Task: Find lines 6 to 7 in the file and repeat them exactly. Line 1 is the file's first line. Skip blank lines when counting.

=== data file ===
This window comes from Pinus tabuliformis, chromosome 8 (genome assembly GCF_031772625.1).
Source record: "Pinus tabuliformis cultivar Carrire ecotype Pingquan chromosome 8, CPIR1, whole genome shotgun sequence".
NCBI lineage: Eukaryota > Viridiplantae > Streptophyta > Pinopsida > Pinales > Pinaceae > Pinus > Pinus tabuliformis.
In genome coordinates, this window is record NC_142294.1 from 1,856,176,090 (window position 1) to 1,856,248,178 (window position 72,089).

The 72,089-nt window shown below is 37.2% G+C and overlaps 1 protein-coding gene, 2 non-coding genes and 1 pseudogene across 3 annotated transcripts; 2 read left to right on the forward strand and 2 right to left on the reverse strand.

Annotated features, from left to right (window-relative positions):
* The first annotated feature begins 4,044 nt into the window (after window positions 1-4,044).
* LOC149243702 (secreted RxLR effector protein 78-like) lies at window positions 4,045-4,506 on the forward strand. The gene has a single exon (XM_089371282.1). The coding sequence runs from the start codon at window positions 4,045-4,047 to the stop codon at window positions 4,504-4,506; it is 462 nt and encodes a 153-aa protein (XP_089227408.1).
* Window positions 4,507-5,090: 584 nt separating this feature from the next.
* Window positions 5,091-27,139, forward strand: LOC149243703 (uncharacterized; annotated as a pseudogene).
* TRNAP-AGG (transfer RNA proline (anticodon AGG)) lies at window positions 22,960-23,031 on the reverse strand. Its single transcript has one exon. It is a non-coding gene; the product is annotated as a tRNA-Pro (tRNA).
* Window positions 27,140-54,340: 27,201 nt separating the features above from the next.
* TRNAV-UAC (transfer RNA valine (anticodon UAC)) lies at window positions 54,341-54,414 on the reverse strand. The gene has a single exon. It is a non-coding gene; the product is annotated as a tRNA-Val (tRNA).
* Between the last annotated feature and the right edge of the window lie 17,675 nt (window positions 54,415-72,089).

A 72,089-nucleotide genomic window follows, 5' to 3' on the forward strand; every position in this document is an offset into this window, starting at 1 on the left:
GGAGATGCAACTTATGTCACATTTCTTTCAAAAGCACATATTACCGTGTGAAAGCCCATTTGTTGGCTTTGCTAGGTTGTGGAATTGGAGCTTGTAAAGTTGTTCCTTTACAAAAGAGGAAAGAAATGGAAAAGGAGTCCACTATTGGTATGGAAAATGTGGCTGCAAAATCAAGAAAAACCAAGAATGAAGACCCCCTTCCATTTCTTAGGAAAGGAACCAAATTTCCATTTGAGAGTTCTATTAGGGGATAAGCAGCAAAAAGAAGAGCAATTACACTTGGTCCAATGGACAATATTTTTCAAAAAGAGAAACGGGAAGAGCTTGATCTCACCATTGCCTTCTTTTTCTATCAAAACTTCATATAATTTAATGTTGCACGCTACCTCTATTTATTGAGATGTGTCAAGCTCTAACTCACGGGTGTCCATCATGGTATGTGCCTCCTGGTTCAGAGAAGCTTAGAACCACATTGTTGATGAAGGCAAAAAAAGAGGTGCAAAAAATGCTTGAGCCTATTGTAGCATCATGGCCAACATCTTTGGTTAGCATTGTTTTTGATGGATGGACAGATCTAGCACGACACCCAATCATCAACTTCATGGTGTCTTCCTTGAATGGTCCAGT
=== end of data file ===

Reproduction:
Annotated features, from left to right (window-relative positions):
* The first annotated feature begins 4,044 nt into the window (after window positions 1-4,044).